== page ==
It's that time of the millennium again. While I'm still worrying about how I'm going to spend the most important New Year's Eve in a thousand years, some are turning their attention to where technology will be in twenty years' time.
The Internet is only just recovering from the hangover after its thirtieth birthday celebrations last week, and people are already trying to predict what it will look like when it is fifty. Apparently the Net is going to bring us out of our 20th century angst and isolation and provide us with the sense of community and intimacy we currently lack.
One jolly futurist, Richard Pollack, cheerfully predicted at The Next 20 Years (TNTY) conference on Wednesday evening that in twenty years time Web sites will know us better than we know ourselves. He obviously thinks this is a positive thing, giving us the chance to have personalised, one-to-one Web sites that know exactly what we want to buy. While the marketing men will be rubbing their hands in glee, I'm afraid I am less enthusiastic.
The idea of Web sites as our virtual psychiatrists conjures up images of a Woody Allen film in 2020 (for undoubtedly he will still be making films then), with a man lying on the psychiatrist's couch hooked up to a computer and whining: "My Web site doesn't understand me. I keep feeling the need to turn to other portals for help."
OK, so that's taking it a bit far. But no one seems to doubt that Web sites will have a vast amount of data on individuals as they seek to provide the most convenient and targeted shopping experience ever. Personally I can't think of anything worse than a Web site that knows all my habits.
Based on the rather poor work done by search engines I find it hard to believe that a machine will ever be able to intelligently work out my preferences. One of the best advantages of being human is the prerogative to change your mind -- like going into a supermarket to buy radishes for no apparent reason, as I did the other day. Will the intelligent, all-seeing online stores of the future be able to take into account the ability of human beings to be totally irrational and unpredictable?
An online bookshop keeping tabs on my preferences and lifestyle may never consider recommending Mein Kampf, but one day I might just fancy it. What is really worrying about the databases of the future is that if we come to rely on online services and shops which prefer us to have a certain pattern of behaviour, we may find it easier and more convenient to give up being unpredictable and irrational altogether. No more radishes for me then.
Apparently by 2020 the Internet will also have the power to bring back the social cohesion lost in the current world, as virtual communities do the job our friends, families and neighbours used to do. The power of the chat room is already being felt as the man with a burning passion for ring-tailed lemurs realises he no longer has to indulge his passion alone as he chats gaily to ring-tailed lemur lovers around the globe.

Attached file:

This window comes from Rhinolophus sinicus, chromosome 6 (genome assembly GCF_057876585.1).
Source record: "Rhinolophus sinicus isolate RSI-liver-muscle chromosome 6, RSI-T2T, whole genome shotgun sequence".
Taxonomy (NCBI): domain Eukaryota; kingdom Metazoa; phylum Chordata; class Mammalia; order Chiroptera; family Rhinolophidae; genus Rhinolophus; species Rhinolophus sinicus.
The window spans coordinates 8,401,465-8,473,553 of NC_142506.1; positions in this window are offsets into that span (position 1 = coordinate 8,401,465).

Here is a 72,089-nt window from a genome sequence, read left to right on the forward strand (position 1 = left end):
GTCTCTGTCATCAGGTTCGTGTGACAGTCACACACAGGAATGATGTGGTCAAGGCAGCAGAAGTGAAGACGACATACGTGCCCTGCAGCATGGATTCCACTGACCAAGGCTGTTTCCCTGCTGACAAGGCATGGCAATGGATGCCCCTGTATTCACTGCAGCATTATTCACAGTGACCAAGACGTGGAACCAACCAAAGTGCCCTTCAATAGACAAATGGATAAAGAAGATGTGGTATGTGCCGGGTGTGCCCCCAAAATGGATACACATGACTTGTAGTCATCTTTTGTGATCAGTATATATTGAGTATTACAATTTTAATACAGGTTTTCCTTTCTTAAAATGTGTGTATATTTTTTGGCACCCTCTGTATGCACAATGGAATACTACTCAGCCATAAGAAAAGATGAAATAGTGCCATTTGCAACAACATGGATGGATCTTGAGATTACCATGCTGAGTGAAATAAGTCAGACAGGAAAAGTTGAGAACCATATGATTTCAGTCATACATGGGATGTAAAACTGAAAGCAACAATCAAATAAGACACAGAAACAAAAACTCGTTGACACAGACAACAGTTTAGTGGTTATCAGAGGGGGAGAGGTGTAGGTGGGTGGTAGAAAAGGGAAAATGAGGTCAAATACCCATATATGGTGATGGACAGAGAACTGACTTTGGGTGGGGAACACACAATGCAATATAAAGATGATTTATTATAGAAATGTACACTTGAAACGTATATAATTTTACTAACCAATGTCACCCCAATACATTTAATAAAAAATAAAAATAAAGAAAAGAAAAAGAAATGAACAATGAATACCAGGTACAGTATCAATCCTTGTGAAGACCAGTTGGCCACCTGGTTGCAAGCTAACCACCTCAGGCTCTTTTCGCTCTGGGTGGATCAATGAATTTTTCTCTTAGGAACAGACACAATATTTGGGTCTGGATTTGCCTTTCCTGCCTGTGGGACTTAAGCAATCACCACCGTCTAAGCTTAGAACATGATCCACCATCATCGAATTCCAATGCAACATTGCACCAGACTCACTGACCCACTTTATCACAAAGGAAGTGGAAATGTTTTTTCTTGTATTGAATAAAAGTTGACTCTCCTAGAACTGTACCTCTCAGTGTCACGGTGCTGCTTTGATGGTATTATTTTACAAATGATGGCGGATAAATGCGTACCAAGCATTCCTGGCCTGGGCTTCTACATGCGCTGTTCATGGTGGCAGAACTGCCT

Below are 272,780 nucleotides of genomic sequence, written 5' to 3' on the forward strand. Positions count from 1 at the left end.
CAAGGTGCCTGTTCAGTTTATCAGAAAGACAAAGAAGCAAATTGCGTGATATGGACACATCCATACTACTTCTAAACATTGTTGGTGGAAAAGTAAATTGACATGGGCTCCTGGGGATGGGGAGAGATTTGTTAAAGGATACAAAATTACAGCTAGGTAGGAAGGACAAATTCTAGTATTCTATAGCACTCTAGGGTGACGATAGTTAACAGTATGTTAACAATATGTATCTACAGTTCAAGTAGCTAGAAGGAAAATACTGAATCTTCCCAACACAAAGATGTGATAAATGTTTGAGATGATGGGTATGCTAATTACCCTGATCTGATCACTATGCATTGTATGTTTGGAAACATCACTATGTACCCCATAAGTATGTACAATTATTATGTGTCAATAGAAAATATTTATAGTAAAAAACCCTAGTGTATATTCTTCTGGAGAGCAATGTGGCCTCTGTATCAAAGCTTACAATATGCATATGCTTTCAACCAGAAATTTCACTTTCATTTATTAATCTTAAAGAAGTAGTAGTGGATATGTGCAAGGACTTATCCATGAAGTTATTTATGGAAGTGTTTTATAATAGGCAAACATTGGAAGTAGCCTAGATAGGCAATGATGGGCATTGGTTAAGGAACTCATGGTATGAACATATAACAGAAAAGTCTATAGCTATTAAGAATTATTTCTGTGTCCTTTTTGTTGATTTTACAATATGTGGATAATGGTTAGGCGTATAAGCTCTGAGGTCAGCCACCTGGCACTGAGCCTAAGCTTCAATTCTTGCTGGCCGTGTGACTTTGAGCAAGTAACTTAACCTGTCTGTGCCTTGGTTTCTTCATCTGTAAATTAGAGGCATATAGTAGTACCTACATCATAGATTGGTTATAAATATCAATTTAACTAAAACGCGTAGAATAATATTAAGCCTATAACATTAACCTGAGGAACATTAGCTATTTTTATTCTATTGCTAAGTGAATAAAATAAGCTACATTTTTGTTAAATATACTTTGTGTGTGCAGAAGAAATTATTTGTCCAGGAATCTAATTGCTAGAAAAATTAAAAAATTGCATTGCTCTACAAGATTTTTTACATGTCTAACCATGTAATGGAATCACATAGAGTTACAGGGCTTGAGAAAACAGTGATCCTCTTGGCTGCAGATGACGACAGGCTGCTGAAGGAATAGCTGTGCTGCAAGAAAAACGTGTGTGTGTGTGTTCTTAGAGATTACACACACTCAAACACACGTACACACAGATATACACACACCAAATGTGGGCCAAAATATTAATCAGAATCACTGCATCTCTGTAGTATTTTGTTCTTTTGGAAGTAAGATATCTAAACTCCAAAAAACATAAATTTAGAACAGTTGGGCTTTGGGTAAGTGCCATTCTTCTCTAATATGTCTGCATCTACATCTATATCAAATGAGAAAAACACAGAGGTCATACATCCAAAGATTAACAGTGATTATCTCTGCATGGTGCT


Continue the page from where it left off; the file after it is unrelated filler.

The "chief fool" of online investment site The Motley Fool believes it will be not only obscure passions that will be catered for in 2020, as online communities gain the power to change governments and influence decision-making. Although I should point out that he was wearing a jester's hat as he delivered his predictions, which included a network of small and large online communities bringing back social cohesion and making technology human again.
Now I don't want to sound like a cynic, but none of the great inventions of the twentieth century -- the telephone, the TV, etc. -- have been able to change human nature, and I very much doubt if the Internet will succeed where they've failed.
The main problem with the predictions expounded at TNTY was the assumption that knowledge is power. Which is true if you do not have access to knowledge, but in the western world there seems to me to be an information overload. The futurists at TNTY were happy to skate over this problem, admitting that people would have to be educated to use information in a new way, as if this were a minor point in the great technology revolution. It is not, and I really doubt if something as fundamental as changing how we gain and use information can be taught in twenty years. And with schools pretty much following the same curriculum they did twenty years ago, who on earth is going to teach us anyway?
According to one of the speakers, our children will handle data much more cleverly than us, "deleting 80 unnecessary e-mails without a second thought". Which seems to me to be totally missing the point. Surely a real technology development would be not to have the excess of information in the first place.
The only prediction at the conference I really found appealing was the idea of a Web-based future with women in control and men as "exotic house pets". Now I could live with that. In fact, gals' glossy Cosmopolitan has already begun the process of humiliating men, offering its online readers the chance to virtually undress a cowboy, businessman, college boy or a fireman.
Now that's progress.